Every day, I worry what will happen when my time here is done. Because the simple fact of the matter is that there are not adequately trained personel. Before Baylor stepped in, there was only one pediatrician, Dr. Phiri, serving the nation. And when we leave, who fills those shoes if not the medical officers? We train nurses to do HIV counseling and management of complex drug regimens. But its the abstract thinking that extends beyond simple drug management and single disease focused care that our patients need. More than nurses, more than medical officers and general practitioners, we need pediatricians to serve the children here. We can prop up the health care systems with these providers for a period of time, but at some point, we're going to find that this country and its people won't escape the adolescent state of its healthcare system unless appropriately trained professionals can step in. So I take it especially hard when they don't deliver. When they don't show up to work, when their priorities are somewhere else. For the portion of the day that they are one the wards, I want them to give everything, to raise the stakes, to treat every child as if he or she is their own. And I worry when they don't. So it's got me down a little.
It doesn't help when the hospital is full, when we're literally up to our ears in patients. When the beds are full and the only room left in the inn is on the floor. Then I worry that someone will get forgotten, someone will fall out of sight, only reemerging when the mother realizes the fight is over, and letting the ward know with her screams.
I spent all week watching things go from bad to worse for one of my patients. A little less than five years old, she came in on Monday with her right side paralyzed. We worked her up for meningitis, and started her on broad coverage including TB, just in case. Tuesday, she was obtunded - unresponsive. Wednesday she had a seizure and developed respiratory distress, likely choking on the vomit that came up with the seizure, resulting in aspiration pneumonia - a particularly disturbing diagnosis because it implies that the fluids produced by the body to digest the proteins and fats that comprise your daily meals are now sitting around in your lungs, chewing through tissue, to say nothing of the bacteria that have now found a new home. Thursday she started having large bloody stools. Friday she started posturing, her body taking the tone of a iron rod, responding to the crushing pressures squeezing her brain through the base of her skull. Saturday she started seizing. And today, when I walked in again for weekend rounds, she was gone.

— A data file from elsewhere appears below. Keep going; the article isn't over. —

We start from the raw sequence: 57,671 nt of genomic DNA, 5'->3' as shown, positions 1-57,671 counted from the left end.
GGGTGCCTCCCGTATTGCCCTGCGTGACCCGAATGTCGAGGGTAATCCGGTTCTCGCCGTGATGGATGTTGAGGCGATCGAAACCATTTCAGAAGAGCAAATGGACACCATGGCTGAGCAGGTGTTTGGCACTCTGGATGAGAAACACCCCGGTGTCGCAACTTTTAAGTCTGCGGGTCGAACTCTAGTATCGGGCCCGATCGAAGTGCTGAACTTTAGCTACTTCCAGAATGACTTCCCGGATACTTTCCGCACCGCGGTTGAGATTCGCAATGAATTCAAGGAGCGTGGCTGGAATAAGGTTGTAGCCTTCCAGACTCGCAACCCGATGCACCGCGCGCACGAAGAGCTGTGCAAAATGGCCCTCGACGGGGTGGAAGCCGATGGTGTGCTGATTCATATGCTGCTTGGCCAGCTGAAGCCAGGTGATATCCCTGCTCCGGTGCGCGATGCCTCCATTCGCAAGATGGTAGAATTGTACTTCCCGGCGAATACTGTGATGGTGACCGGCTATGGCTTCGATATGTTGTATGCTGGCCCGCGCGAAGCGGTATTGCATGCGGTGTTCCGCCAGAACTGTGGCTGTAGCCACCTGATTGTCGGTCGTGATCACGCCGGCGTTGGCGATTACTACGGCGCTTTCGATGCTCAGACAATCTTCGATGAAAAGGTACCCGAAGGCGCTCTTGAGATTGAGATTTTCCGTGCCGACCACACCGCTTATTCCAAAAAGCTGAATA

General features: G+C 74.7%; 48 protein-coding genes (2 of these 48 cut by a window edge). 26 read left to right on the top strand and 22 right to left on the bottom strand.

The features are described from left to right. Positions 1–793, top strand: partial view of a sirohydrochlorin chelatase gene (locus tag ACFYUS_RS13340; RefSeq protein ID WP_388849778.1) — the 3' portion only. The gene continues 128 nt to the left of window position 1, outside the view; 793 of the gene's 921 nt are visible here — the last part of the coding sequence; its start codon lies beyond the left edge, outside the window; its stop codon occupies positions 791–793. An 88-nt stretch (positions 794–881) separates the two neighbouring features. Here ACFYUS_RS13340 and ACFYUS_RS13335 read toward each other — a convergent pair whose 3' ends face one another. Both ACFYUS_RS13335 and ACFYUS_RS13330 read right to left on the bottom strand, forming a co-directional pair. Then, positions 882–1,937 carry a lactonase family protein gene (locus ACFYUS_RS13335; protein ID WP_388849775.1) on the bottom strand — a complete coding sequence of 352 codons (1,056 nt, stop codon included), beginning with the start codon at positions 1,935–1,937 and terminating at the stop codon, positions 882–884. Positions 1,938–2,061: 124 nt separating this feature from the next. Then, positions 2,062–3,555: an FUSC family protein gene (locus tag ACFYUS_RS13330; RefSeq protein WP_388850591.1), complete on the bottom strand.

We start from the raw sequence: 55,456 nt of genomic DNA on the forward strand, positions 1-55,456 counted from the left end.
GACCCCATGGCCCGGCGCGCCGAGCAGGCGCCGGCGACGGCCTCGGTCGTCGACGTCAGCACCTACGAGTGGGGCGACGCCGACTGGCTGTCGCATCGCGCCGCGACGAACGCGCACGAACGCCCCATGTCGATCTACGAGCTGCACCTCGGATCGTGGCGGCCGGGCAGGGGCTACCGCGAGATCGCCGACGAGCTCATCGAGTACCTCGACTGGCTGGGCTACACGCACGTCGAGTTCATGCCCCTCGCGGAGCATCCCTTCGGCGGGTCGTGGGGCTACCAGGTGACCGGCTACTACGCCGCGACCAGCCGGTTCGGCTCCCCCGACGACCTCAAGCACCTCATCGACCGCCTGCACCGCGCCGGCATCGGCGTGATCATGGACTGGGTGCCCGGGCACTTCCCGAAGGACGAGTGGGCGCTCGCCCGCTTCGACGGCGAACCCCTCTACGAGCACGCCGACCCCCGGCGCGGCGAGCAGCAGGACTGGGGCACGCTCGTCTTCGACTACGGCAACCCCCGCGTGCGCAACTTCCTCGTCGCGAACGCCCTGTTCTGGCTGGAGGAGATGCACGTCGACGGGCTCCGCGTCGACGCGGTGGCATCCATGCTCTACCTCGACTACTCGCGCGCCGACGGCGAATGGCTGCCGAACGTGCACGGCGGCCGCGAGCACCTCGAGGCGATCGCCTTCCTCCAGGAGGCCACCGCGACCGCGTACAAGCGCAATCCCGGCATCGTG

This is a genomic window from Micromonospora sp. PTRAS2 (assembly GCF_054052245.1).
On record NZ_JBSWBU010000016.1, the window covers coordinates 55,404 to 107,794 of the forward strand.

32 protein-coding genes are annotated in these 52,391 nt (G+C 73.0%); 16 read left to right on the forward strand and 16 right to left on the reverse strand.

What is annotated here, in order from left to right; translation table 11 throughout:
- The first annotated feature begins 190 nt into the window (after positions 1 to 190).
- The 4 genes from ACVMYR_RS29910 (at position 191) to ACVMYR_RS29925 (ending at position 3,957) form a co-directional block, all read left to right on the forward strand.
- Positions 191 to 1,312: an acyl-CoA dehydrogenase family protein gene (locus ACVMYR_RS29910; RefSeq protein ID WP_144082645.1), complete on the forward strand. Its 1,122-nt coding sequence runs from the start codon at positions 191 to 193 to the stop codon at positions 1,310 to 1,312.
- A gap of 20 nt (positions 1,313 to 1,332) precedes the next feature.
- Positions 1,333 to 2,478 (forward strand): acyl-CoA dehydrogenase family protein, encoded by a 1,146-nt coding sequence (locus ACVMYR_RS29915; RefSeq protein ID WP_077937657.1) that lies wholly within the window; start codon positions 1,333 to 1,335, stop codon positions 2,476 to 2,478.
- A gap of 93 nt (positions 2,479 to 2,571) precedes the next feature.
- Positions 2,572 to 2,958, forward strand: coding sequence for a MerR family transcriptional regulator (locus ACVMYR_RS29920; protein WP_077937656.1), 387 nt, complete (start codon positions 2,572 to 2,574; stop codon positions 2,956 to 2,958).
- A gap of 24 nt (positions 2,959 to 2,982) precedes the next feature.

Its been another difficult couple of weeks. The frustration of a medical system I know I can't turn around by myself, the apathy of a few medical officers who will inherit this country and its shortcomings, and the continual reality thrust upon me, that I'm in over my head; they've been adding up.
So I thank God for the three year old who came in, ready to die. Her mouth foaming, her pupils constricted, her breathing agonal. Turns out, she had been playing at a neighbors place, unsupervised. About an hour after getting home, taking a bath, and being put down for a nap, she awoke with a wail, and then slipped into the troubling mess of diarrhea, salivation, labored breathing, and comatose state that she had become. My guess was organophosphate poisoning. The chemical compounds used in fertilizers, pesticides and agricultural products were legendary for the constellation of effects they caused. We loaded her with atropine, gave her lasix for her lungs and waited to see some change. In an hour her breathing slowed. Her salivation dried up. Her lungs started to clear. Her eyes flickered. When I saw her the next morning, she was speaking in full sentences, playing with her mother, smiling at the staff. We all needed to see that. We all needed to know that there was one that we could save, atleast for the moment. One that we could definitively fix. One that could show us what it felt like to win. One that could keep me rolling out of bed in the morning.
I don't mean to sound arrogant, but someone tossed me a softball the other day, and it felt good to blast it out of the fucking park.